Side effects from drops – Occasionally an allergy develops due to the drops or a pressure problem in the eye. The clinic doctor will check for these problems.

Dryness – The eye may still not have a perfectly smooth surface after surgery and lubricating drops may still be required.

Scarring – Scarring of the eye surface and eye muscles can occasionally cause restricted movement of the eye and double vision. Further treatment would probably help.

Infection – There is a risk of infection, but this can be treated.

What does the surgery involve?

Because the operation only involves the outer layers of the eye, pterygium surgery is relatively safe compared to many types of eye surgery.
The operation  is performed using a local anaesthetic which numbs the eye so that you feel no discomfort.
You do not need to do anything to prepare – just make sure that you have had a light meal and wear comfortable clothing.

The operation involves carefully removing the conjunctival tissue over the cornea. To try and prevent the pterygium regrowing, it is often combined with the grafting of a free flap of adjacent conjunctiva (usually taken from under the upper eyelid) to the bare area of the white of the eye (sclera). This new graft is held in place with tissue glue so there are no stitches.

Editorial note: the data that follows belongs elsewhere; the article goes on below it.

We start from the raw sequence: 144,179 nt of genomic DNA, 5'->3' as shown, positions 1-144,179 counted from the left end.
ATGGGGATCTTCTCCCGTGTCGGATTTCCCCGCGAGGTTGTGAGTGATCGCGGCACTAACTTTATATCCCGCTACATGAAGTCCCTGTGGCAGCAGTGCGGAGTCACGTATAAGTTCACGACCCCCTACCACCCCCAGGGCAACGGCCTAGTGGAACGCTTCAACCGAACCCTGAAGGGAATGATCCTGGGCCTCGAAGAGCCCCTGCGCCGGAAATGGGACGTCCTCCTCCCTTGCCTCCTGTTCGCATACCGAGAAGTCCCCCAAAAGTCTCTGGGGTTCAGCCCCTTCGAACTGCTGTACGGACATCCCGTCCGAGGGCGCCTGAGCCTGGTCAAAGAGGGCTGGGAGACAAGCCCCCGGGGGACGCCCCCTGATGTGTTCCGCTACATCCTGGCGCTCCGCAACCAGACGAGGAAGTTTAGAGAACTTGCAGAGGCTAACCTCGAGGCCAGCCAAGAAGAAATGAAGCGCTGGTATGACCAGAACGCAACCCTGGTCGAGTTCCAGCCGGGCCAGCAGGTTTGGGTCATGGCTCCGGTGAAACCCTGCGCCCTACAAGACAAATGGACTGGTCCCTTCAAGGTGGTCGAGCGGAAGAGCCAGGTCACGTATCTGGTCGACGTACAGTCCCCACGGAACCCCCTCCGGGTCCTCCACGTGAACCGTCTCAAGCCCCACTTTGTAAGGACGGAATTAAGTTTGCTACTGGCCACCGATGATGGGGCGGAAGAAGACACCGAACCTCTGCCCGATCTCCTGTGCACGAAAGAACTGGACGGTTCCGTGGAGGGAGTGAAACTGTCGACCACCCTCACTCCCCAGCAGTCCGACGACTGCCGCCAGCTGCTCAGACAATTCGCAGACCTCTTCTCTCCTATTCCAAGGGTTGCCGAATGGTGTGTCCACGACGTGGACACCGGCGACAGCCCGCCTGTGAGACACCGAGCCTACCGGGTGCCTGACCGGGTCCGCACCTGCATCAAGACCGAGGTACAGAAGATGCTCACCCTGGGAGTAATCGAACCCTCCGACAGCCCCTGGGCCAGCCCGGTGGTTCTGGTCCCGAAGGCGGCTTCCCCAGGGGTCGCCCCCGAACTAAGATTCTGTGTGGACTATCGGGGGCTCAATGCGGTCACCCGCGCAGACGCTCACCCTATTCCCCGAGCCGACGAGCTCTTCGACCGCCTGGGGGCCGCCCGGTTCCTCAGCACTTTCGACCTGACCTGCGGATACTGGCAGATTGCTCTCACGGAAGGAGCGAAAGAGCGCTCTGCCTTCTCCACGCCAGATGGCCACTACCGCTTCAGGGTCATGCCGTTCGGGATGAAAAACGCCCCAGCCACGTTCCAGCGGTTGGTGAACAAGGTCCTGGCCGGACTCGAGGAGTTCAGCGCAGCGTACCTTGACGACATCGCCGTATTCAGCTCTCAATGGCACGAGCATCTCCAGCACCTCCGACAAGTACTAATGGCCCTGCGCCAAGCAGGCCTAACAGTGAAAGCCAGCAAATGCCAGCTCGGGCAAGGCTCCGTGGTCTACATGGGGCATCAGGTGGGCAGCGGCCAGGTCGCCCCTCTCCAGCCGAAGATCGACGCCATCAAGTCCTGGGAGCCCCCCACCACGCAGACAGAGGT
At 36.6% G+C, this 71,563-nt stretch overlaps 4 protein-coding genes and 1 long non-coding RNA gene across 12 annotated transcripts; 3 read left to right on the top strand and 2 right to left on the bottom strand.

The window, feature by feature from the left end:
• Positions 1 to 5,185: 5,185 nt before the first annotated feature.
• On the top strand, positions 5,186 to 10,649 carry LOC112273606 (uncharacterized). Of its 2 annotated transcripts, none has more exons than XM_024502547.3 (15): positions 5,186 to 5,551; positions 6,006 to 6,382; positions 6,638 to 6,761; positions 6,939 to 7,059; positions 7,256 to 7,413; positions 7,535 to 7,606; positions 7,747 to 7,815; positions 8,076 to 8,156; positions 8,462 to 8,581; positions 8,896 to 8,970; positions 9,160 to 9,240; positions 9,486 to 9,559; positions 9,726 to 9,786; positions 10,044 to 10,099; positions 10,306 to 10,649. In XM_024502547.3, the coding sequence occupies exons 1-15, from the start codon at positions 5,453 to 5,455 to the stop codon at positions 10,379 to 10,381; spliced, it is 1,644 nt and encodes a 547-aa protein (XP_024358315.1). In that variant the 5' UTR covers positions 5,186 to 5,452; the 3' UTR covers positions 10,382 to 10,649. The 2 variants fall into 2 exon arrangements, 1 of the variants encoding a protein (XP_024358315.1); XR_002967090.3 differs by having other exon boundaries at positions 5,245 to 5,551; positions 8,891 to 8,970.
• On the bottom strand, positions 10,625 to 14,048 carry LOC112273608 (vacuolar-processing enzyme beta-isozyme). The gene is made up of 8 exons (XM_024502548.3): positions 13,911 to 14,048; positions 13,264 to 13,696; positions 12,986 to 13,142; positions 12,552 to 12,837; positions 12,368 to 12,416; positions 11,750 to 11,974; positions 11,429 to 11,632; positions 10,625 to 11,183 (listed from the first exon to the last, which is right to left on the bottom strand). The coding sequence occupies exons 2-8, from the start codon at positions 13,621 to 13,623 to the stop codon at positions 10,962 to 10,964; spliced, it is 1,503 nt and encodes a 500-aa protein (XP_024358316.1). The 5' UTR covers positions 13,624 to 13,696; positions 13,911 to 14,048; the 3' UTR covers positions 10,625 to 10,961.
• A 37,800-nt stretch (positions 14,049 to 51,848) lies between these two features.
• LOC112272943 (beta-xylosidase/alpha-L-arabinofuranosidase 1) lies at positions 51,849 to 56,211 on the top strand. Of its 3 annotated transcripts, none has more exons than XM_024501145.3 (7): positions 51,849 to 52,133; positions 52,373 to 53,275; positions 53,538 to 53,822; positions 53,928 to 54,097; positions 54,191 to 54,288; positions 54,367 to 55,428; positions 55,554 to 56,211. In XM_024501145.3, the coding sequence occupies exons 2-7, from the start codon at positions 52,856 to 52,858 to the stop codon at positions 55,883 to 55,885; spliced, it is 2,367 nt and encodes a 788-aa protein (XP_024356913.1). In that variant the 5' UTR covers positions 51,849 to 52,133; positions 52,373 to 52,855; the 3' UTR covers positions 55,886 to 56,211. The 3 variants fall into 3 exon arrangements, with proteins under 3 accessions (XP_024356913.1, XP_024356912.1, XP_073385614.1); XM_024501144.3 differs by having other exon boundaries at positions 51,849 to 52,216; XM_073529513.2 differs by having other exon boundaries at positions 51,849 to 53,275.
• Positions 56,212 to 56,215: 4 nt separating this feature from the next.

The eye will then be covered with a pad which you will need to leave in place for 24 hours.

What happens after the operation?

You will be offered a drink before you leave. You will be given antibiotic and steroid eye drops drops to use in the eye once the dressing is removed. These drops need to be continued for several weeks. Do not stop the drops until we tell you to.

The eye may feel quite sore for about three to seven days and be red for about six to 12 weeks, but this will gradually settle. You can to take tablets for pain relief regularly.

If you usually wear contact lenses,  we will tell you when you can start to wear them again.

You may need several follow up visits to clinic. The first one will be arranged before you leave hospital. You may need at least a week off work.

For 48 hours after the surgery, please do not:

  • drive any vehicle, including a bicycle
  • operate any machinery
  • attempt to cook, use sharp utensils or pour hot or boiling liquids
  • drink alcohol
  • smoke
  • take sleeping tablets
  • make any important decisions or sign any contracts.

Will I have any follow-up appointments?

You will need to come back into hospital the day after your operation so we can check on your recovery and remove the pad covering your eye. You will then be given an appointment for one month after your surgery and another for three months after surgery.

Is there anything I need to look out for at home?

Occasionally you could get an infection in the eye. This will cause redness and pain. If this happens you should call the eye department.

When can I resume my normal activities?

You should be able to go back to work within a few days, as long as you feel well enough. You can bathe or shower as normal, but you should avoid swimming for two weeks. This is because of a risk of infection.